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Sheilagh Ogilvie is Professor of Economic History in the Faculty of Economics, University of Cambridge. Her research centres on the long-term development of the European economy between c. 1000 and c. 1900, with a special focus on the role of institutions.

At the Faculty Research Seminar for Michaelmas Term 2018, Sheilagh presented the arguments of her new book, The European Guilds: An Economic Analysis, which will be published by Princeton University Press in January 2019. In this book, Sheilagh tackles a central question in economics: what institutions are good or bad for long-term economic growth? Institutions – the social and political ‘rules of the game’ – are now widely viewed as central to economic growth. But what kind of institution makes an economy work better, and what kind just benefits special-interest groups? Guilds – associations formed by men who practised the same occupation – are one of the most widespread and long-lived economic institutions in history. They ruled most crafts and trades in Europe from antiquity to the late nineteenth century, and have always attracted debate and controversy. They have sometimes been viewed as efficient institutions that solved market failures. But they also excluded competitors and blocked innovations. Did the benefits of guilds outweigh their costs?

In her book, Sheilagh uses economic reasoning and a large database of findings on European guilds to answer that question. She begins by laying out the theoretical arguments about how guilds could have affected different aspects of the economy – by lobbying governments, limiting entry, manipulating markets, restricting women, supervising quality, regulating training, and controlling innovation. She then tests these theories using a database of over 17,000 observations of guilds in 23 European economies from 1000 to 1880. Guilds sometimes provided important services, she finds, but they also limited entry and manipulated markets to benefit their members. They regulated quality but prevented poor consumers from buying goods cheaply. They fostered work skills but denied apprenticeships to outsiders. They transmitted useful techniques but blocked innovations that posed a threat. Across Europe, powerful guilds were associated with economic stagnation: between 1400 and 1900, per capita GDP grew more slowly in economies where guilds were strong than where guilds were more liberal.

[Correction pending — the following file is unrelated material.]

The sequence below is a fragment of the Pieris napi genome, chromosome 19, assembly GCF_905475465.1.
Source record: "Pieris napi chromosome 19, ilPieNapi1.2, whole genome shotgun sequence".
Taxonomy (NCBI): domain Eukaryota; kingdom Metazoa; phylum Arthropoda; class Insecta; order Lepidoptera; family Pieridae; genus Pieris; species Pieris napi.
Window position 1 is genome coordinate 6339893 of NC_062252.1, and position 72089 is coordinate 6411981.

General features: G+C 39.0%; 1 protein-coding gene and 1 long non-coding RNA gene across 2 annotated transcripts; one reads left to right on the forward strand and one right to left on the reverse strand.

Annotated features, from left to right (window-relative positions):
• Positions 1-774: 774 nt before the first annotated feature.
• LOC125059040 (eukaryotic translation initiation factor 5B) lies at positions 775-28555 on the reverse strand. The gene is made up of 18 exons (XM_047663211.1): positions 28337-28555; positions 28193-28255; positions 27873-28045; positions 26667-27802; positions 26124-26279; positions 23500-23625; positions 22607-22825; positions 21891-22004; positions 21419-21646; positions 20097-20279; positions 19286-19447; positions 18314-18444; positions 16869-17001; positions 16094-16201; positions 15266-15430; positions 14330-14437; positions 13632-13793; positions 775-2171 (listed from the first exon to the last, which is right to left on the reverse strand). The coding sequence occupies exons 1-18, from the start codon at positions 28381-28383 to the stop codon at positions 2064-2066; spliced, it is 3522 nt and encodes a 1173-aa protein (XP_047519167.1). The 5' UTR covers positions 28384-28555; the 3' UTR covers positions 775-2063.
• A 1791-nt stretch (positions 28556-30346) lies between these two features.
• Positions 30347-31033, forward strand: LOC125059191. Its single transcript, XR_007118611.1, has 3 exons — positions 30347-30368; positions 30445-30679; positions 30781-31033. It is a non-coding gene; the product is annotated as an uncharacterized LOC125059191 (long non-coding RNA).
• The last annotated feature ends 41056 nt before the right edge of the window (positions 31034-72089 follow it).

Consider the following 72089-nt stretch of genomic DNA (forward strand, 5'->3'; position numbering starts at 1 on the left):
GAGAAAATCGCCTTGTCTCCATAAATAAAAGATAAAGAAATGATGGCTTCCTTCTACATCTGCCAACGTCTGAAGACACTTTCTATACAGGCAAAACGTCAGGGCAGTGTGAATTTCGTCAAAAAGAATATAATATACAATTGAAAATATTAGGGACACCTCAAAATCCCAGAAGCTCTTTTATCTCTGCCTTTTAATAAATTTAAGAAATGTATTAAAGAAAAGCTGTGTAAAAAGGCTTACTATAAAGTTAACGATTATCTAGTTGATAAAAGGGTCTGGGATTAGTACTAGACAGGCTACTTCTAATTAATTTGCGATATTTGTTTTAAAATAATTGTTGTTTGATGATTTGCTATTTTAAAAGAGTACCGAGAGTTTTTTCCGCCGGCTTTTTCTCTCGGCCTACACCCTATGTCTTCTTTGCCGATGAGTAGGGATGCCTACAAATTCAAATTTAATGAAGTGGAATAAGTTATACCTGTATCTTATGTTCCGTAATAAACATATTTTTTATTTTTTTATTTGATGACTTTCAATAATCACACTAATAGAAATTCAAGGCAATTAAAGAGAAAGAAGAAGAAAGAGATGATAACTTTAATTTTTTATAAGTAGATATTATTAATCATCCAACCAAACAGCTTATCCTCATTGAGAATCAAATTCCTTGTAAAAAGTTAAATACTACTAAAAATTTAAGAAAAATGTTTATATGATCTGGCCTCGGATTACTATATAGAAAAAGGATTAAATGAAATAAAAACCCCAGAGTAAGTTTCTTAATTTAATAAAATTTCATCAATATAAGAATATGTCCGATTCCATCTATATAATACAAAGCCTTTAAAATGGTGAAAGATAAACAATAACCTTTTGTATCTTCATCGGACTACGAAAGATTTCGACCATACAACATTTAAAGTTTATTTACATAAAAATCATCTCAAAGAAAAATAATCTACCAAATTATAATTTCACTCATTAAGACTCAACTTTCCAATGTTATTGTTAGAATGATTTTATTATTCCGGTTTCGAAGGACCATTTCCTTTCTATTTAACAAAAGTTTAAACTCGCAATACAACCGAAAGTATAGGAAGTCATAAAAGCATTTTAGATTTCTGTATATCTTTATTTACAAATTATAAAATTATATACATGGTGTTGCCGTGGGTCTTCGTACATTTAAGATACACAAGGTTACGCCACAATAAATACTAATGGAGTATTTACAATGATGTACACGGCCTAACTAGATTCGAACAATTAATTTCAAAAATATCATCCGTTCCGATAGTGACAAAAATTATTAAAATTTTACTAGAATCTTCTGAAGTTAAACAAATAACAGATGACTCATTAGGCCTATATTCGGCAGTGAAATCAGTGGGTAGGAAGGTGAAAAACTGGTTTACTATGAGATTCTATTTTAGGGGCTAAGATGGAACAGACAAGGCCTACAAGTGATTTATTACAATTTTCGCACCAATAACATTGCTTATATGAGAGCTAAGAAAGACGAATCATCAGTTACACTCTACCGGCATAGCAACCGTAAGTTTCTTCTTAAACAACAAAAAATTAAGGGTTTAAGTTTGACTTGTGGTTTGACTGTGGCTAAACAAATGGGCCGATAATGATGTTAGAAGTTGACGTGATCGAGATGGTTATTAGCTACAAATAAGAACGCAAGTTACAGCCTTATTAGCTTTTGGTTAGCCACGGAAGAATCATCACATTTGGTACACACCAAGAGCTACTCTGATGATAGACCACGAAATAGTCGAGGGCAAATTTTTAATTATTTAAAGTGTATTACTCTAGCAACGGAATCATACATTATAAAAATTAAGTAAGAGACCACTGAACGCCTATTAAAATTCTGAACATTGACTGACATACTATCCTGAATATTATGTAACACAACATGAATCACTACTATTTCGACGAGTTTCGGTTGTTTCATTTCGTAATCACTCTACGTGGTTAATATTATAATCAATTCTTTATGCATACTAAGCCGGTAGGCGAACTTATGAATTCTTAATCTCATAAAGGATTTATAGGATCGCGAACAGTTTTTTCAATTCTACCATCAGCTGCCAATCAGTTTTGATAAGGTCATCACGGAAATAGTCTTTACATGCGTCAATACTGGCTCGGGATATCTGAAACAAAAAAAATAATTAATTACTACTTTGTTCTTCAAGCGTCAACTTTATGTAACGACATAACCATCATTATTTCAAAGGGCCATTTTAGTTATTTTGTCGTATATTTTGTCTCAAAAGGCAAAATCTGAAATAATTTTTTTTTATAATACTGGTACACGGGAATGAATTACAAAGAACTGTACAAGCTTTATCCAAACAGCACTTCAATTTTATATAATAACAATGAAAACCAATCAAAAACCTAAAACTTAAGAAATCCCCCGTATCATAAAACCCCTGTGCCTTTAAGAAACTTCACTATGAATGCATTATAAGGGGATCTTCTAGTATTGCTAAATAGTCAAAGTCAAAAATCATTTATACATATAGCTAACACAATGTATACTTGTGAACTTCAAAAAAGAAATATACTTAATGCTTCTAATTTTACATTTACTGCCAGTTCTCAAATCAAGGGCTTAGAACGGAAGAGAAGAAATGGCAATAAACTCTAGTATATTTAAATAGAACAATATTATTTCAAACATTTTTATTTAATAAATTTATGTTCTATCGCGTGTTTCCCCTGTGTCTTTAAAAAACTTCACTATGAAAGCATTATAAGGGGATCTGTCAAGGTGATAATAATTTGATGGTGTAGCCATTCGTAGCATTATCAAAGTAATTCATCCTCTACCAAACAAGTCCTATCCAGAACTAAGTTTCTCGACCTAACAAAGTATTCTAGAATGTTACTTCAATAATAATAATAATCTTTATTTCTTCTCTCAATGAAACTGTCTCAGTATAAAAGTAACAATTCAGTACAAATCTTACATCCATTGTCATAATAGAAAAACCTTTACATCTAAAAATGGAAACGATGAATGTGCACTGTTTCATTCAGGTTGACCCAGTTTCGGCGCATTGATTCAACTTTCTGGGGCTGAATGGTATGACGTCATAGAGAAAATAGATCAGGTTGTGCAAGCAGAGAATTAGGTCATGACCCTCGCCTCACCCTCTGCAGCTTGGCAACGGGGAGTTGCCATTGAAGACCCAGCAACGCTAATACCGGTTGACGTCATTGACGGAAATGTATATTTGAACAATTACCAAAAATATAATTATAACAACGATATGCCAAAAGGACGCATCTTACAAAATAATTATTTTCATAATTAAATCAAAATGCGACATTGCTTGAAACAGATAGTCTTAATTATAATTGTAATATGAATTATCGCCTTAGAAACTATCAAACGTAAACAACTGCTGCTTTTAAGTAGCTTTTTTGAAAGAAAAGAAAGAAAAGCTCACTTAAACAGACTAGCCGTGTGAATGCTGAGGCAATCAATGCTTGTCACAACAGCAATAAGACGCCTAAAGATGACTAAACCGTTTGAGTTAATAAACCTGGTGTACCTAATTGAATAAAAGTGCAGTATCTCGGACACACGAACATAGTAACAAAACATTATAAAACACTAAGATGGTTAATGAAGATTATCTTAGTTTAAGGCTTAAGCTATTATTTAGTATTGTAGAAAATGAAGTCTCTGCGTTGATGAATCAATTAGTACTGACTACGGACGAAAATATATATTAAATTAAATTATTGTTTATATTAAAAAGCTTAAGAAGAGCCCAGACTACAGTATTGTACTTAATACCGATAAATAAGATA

So why were these institutions so widespread? Guilds existed in so many societies for so many centuries not because they served the common good but because they benefited two powerful groups – guild members and political elites. Political variation explains why this collaboration was stronger in some European societies and weaker in others. By securing political support, closely knit social networks such as guilds can use their “social capital” to distort the market and corrupt the state. Understanding these historical mechanisms, Sheilagh argues, can help shape policies to mitigate bad institutions in modern developing economies.


Sheilagh Ogilvie - The European Guilds: An Economic Analysis

The European Guilds: An Economic Analysis

Sheilagh Ogilvie

Princeton University Press

Published: January 2019


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